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Syria’s Seasefire is a Farce, Arms Sales Booming for the Big Five of the U.N. Security Council

Since the war began in 2011, an estimated 400,000 Syrians have been killed, according to the United Nations.

Since the war began in 2011, an estimated 400,000 Syrians have been killed, according to the United Nations.

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DAMASCUS – If we were to take the Russian-American agreements as serious diplomatic breakthroughs, then Syria would be a different place by now.

A transitional government, a new constitution, an “independent, unified, secular” state would have transpired from Geneva I, or Geneva II, or the Vienna peace plans, and not the fragmented, war-torn, living hell unfolding in Syrian cities.

Yet, this has not stopped international gatherings -with few or no Syrians on the table- from taking place. The latest was John Kerry’s and Sergey Lavrov’s in Geneva as they announced the secret deal between US and Russia on settling Syria.

Its recipe fits perfectly with the old templates: a detached fantasy of a ceasefire lacking both the leverage to achieve it, and the mechanism to enforce it. A ceasefire that looks the other way as regular clashes continue across the country, war crimes are casually condemned and besiegement becomes only a cause of concern.

Ceasefire is Dead

The deal that Kerry and Lavrov broke in Geneva on September 10th is a classic case of flawed and non-transparent diplomatic exercises. Neither the Syrian factions, nor journalists covering the agreement and not even close partners of the United States such as France received a copy of the agreement.

John Kerry’s own reluctance to publish the deal speaks volumes to his faith in the concessions offered, and to his confidence (or lack thereof) in the implementation. According to the New York Times, Kerry privately “has conceded to aides and friends that he believes it will not work.”

To begin with, this was “a minimalist agreement”, Tobias Schneider a defense analyst and close follower of events in Syria says of the Kerry-Lavrov deal. The violations accounting to war crimes in targeting an aid convoy, not allowing food to besieged areas, “spell the end of the current cessation of hostilities” says the expert.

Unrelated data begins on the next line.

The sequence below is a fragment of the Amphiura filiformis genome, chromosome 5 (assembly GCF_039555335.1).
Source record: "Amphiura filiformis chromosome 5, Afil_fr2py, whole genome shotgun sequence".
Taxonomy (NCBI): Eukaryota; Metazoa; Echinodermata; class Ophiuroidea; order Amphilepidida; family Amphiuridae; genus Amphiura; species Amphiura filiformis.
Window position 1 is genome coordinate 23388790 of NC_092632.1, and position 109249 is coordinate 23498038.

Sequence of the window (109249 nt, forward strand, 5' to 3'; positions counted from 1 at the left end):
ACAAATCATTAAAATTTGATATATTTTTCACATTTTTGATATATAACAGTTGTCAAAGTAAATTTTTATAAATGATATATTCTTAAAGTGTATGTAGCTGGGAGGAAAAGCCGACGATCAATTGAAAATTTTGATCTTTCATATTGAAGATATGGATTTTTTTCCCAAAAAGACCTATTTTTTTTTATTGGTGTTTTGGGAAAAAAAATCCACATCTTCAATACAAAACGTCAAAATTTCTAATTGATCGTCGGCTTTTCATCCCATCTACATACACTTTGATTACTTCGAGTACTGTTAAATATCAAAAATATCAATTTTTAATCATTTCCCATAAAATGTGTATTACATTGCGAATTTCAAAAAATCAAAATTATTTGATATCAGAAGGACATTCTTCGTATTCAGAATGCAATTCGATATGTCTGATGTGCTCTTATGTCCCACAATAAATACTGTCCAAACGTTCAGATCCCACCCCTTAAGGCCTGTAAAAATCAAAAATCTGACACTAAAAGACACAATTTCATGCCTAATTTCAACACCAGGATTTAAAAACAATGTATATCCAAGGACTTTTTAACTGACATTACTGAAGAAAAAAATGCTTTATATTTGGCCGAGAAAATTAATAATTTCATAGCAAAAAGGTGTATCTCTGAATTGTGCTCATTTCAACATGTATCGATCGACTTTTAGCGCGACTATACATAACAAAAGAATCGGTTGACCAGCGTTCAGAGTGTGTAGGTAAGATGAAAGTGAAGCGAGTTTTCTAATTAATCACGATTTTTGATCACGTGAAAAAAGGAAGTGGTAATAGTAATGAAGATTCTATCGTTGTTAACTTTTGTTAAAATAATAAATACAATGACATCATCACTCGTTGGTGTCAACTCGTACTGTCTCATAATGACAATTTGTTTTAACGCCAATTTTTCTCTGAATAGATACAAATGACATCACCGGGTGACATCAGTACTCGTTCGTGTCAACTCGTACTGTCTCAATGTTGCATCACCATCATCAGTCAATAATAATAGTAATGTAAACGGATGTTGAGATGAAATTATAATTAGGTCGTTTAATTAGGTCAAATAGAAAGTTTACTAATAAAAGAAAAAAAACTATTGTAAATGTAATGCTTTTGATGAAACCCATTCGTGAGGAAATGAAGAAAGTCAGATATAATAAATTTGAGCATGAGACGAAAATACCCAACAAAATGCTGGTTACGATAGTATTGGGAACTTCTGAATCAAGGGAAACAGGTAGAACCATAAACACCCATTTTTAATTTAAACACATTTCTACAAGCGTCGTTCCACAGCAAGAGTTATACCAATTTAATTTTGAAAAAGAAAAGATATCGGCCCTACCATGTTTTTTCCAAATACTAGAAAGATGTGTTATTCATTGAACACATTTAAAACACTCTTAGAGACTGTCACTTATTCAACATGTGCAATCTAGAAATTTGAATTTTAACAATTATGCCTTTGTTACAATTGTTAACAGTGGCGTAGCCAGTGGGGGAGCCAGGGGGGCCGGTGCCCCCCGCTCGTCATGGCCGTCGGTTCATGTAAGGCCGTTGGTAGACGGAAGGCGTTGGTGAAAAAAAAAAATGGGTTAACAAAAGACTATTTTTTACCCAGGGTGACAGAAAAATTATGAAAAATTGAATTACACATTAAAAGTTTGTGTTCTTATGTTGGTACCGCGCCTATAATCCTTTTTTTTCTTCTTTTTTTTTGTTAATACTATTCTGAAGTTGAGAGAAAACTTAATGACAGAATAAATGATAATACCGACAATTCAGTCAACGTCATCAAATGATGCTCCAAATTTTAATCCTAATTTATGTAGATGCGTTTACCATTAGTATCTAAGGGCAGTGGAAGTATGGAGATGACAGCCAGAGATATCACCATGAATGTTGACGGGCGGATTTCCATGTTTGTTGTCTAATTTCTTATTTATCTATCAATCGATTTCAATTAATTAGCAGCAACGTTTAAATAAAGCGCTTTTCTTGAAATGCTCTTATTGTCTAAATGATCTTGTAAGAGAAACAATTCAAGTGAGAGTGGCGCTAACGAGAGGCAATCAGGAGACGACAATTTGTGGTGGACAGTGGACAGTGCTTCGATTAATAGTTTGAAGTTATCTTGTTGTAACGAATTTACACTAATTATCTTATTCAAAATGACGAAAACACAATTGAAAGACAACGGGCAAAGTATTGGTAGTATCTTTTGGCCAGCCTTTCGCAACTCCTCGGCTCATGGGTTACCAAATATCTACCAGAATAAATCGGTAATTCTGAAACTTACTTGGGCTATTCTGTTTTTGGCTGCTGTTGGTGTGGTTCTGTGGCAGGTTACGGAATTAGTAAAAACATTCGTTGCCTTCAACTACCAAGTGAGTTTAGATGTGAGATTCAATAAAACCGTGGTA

Indeed, with airstrikes resuming in Aleppo, bombing of aid trucks, a rebel offensive and Israeli strike in Quneitra, clashes near Hama, Jobar, and Homs, the ceasefire is not just dead, it’s six feet under. Further dooming the deal is the Pentagon who had reservations about the agreement in the first place, pointing fingers at Russia in the aid strike, and dimming hopes for prospects of intelligence sharing with Moscow.

Even if Kerry and Lavrov had the most noble intentions, Schneider explains that “in the end, (the Assad) regime recalcitrance is proving insurmountable…and the deal illustrates the ever-widening gap between the diplomatic preferences of Moscow and DC on the one hand, and the tough realities of the Syrian civil war on the other.” The absence of an enforcement mechanism, and complete detachment from the ground events have also worked against its implementation….     Read more from Joyce Karam

Did you Know?

Bombing is a business, and business is booming, Worldwide, the defense trade reached a record high of US$65 billion in 2015

The permanent members of the United Nations Security Council, also known as the Permanent Five, Big Five, or P5, include the following five governments: China, France, Russia, the United Kingdom, and the United States.

United States

If war is a nasty business, it’s also a lucrative one. New figures released by the State Department show that the United States has sold $33 billion worth of weapons to its Gulf allies since May of last year, with more deals in the works as the business of bombing the Islamic State continues to boom. Read more..

Russia

Moscow’s arms exports hit a record $14.5bn in 2015 with orders surging to $56bn, according to President Putin. The Syrian war has helped Moscow boost its status as a major arms producer and exporter, already the world’s second-largest after the United States. Read more..

China

China has almost doubled its weapons exports in the past five years, a military think tank said Monday, as the world’s third-largest weapons exporter pours capital into developing an advanced arms manufacturing industry. Read More..

UK

The UK is one of the world’s most successful defense exporters, averaging second place in the global rankings on a rolling ten-year basis, making it Europe’s leading defense exporter.. Read more

France

France has doubled its backlog of orders from $36 billion in 2014 to $55 billion, meaning that $55 billion worth of defense equipment has yet to be exported. This increase means that France will overtake Russia as the second-largest global defense equipment exporter. Read more..

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